Matushka Juliana Schmemann, 93, wife of the late Protopresbyter Alexander Schmemann, lifelong educator in New York girls’ schools and former headmistress of the Spence School, fell asleep in the Lord at the Hebrew Home at Riverdale, where she had been in residence since the fall of 2016, on Sunday evening, January 29, 2017.
Matushka Juliana was born to a family of White Russian émigrés and was raised and educated in France. In 1951, she and Father Alexander moved to New York, where she began a long teaching career at the Chapin School, the Spence School and the Brearley School.
In 1977, she was appointed headmistress of Spence, on East 91st Street. A serious illness compelled her to resign in 1981, but once recovered, she joined the faculty of Brearley, where she remained until her retirement. She is warmly remembered by many generations of women whom she taught French and Russian, and to whom she was always “Madame Schmemann.” The French government awarded her the Palme d’Argent medal for service to French culture.
Matushka Juliana was born on October 6, 1923, in Baden-Baden, Germany, where her family, the Ossorguines, found themselves after the Russian revolution. Her son, Serge Schmemann, a member of the New York Times editorial board and for many years a Times foreign correspondent, wrote a book, “Echoes of a Native Land,” tracing 200 years of Russian history through the former estate of the Ossorguines south of Moscow. Her family soon moved to Paris, where she attended the College Sainte Marie de Neuilly outside Paris and the University of Paris-Sorbonne, where she earned a licence ès lettres degree in classics. In 1943, she married Alexander Schmemann, a priest and widely acclaimed theologian who became Dean of Saint Vladimir’s Orthodox Theological Seminary, Yonkers, N.Y, and played an instrumental role in founding the Orthodox Church in America. Father Alexander fell asleep in the Lord in 1983.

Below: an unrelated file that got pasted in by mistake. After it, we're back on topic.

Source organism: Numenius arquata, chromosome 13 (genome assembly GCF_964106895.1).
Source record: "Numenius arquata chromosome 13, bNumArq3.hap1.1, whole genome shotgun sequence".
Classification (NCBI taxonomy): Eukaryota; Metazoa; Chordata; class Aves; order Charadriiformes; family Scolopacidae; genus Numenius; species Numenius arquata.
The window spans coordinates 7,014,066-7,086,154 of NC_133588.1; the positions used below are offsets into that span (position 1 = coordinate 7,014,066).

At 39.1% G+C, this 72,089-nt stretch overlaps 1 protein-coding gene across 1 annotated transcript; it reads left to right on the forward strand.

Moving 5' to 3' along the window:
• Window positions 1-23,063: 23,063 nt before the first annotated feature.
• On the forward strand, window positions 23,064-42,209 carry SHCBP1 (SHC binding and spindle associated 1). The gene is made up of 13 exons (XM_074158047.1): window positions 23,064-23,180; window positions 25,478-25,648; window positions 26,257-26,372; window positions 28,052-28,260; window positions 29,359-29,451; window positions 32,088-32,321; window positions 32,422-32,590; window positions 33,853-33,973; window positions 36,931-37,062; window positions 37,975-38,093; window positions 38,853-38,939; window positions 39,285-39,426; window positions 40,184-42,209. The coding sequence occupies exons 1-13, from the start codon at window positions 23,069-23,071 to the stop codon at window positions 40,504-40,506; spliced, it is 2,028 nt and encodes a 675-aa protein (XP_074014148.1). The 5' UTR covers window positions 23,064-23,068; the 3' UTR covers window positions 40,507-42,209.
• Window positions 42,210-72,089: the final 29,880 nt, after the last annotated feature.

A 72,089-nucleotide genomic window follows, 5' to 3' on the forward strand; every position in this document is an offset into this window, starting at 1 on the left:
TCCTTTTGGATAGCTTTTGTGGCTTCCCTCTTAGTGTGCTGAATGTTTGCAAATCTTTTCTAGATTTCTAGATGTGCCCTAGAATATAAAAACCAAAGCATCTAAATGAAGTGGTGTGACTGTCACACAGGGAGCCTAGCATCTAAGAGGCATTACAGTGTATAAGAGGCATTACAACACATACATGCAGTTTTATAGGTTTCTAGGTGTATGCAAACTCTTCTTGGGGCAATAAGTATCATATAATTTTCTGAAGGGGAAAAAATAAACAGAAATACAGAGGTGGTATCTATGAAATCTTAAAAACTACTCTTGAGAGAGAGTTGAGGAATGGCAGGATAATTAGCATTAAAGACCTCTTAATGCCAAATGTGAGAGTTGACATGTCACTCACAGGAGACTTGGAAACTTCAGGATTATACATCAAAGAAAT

In retirement, Matushka Juliana was active in Church affairs and wrote two books, “My Journey With Father Alexander” and “The Joy to Serve,” which discussed the challenges of being an Orthodox Christian in the modern world. She travelled all over the country lecturing to women’s groups.
Matushka Juliana is survived by three children: Matushka Anne Hopko, Ellwood City, PA; Serge Schmemann, Paris, France; and Matushka Mary Tkachuk, Bronxville, NY; nine grandchildren, 22 great-grandchildren; four great great-grandchildren; and her sister, Sophie Ozerov, Sea Cliff, NY.
Visitation will begin at 5:00 p.m. on Thursday, February 2, at Holy Trinity Church, 46 Seymour Street, Yonkers, NY, where the Funeral service will be celebrated at 7:00 p.m. The Divine Liturgy will be celebrated at Holy Trinity Church at 9:00 a.m. on Friday, February 3. A Panikhida and interment will follow at Saint Tikhon’s Monastery, South Canaan, PA.
In lieu of flowers, donations in Matushka Schmemann’s memory may be made to the Justin Solak Foundation. Justin was a beloved great-grandson who reposed a year ago.
May Matushka Juliana’s memory be eternal!